WSIRN Ep 83: An epic birthday bookstore roadtrip

WSIRN Ep 83: An epic birthday bookstore roadtrip

If you’re a longtime listener, you’ve heard from today's guest Donna Hetchler before—she hopped on episode 64 and chatted with me about how she tracks what she reads, in our special episode devoted to how 15 WSIRN listeners track their books. As you’ll hear, Donna asked for my help with a little personal project she was putting together...

Today Donna and I dive into her plans for a very special trip she’s taking. It involves the road, a milestone birthday, and a whole bunch of independent bookstores. Donna’s bumped into a fair number of bookworm problems in the planning, and I think you’ll be commiserating with her as she tells you about them.

Donna also had a special request when it came to helping her choose what to read next. I was afraid choosing good books that met her criteria might be impossible, but we work it out—and I am very surprised by her reaction to some of my picks!

I can’t wait for you to hear from Donna for yourself, so let’s get started.

Check out Donna's blog, I Am Your Rabbit, where she chats about entertainment, personal finance, health, and wellness.

Connect with Anne:

Blog | Twitter | Facebook | Instagram | WSIRN Instagram

Books mentioned in this episode:

Some links are affiliate links, which means at no extra cost to you, you support what we do here on What Should I Read Next. More details here.

• Nancy Drew series, by Carolyn Keene
• Author Agatha Christie
• Animal, Vegetable, Miracle: A Year of Food Life, by Barbara Kingsolver
The Poisonwood Bible, by Barbara Kingsolver
• Author Kate Atkinson
• Author Erik Larson
• Author Stephen King
• Emma, by Jane Austen
• Mansfield Park, by Jane Austen
• Northanger Abbey, by Jane Austen
• Persuasion, by Jane Austen
• Pride & Prejudice, by Jane Austen
•  Jane Austen: The Complete Works (Penguin Classic Hardcovers)
• Brideshead Revisited, by Evelyn Waugh
• Alice’s Adventures In Wonderland, by Lewis Carroll
• The Wizard of Oz, by L. Frank Baum
• Charlotte Webb, by E.B. White
• The Old Man and the Sea, by Ernest Hemingway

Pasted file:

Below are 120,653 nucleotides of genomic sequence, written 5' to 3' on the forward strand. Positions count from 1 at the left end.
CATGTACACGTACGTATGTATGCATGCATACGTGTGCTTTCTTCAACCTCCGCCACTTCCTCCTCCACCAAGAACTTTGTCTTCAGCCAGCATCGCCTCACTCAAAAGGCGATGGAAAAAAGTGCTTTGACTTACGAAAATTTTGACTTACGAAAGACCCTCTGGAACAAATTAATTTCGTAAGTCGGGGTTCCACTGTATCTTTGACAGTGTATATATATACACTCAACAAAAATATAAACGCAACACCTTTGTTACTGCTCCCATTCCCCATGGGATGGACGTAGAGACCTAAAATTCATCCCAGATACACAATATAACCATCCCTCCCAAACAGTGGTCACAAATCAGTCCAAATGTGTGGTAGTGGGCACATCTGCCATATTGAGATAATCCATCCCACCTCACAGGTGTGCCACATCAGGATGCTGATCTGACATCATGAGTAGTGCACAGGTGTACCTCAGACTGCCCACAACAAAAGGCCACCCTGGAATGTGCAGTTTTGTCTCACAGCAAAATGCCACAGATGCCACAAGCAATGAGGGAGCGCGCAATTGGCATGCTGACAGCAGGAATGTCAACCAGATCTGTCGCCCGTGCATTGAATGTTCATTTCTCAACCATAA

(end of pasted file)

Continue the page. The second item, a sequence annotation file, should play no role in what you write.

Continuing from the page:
• The Lost Book of the Grail, by Charlie Lovett
• Author Ernest Hemingway
• Middlemarch, by George Eliot
• Life After Life, by Kate Atkinson
• A Room With a View, by E.M Forster
• The Things They Carried, by Tim O'Brien
How to Read Literature Like a Professor, by Thomas Foster
Going After Cacciato, by Tim O'Brien

Also mentioned:

• The Upstart Crow Coffeeshop & Bookstore
• The Book Loft bookstore 

Thanks to this week's sponsors:

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***

What do YOU think Donna should read next? Let us know in the comments!

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88 comments

  1. Shayne Johnson says:

    I know I am commenting late, but are you planning on stopping at The Last Bookstore in downtown Los Angeles? It is an epic bookstore in an amazing building with so many books – both new and used are mixed into the stacks. I have had a couple fun day trips to this store with my book loving teen.

      • Shayne Johnson says:

        Since it is on your list, I will mention one more thing: Be warned, they have no bathroom. You can hunt around the neighborhood for one but it does make things tricky.

  2. Tricia Culp says:

    Donna, I just loved this episode! I am a classics LOVER and loved hearing you guys chat about it. Have you read Wives and Daughters by Elizabeth Gaskell? I discovered it last year, and I think it’s perfect for Jane Austen fans. Domestic/relationship drama, funny/quirky characters, and strong heroines.
    I wish you all the best with your epic road trip!!

    • Donna H. says:

      Thanks Tricia! I haven’t heard of Elizabeth Gaskell but the description sounds like it’s right up my alley, thanks for the recommendation.

  3. Cori says:

    Happy Birthday in advance, Donna!!! 🙂 Hope you have a great 50th birthday celebration and road trip!

    I read Kingsolver’s Animal, Vegetable, Miracle and I enjoyed it and learned a lot. My daughter and I are classics-fans and read lots of 19th-century books when we were homeschooling. I second Tricia Culp’s recommendation of Wives and Daughters by Elizabeth Gaskell. I’ve read it twice and really liked it. Some of her other books are sadder (due to the social realism involved). She wrote about the effects of the Industrial Revolution on the poor in England. Talking about 19th-century classics, I also really liked Anne Bronte’s books, Agnes Grey and The Tenant of Wildfell Hall; Wilkie Collins’ The Woman in White; and Dumas’ The Three Musketeers and The Man in the Iron Mask. Beyond the 19th-century, Daphne du Maurier’s books are captivating reads, too, especially, My Cousin Rachel. 🙂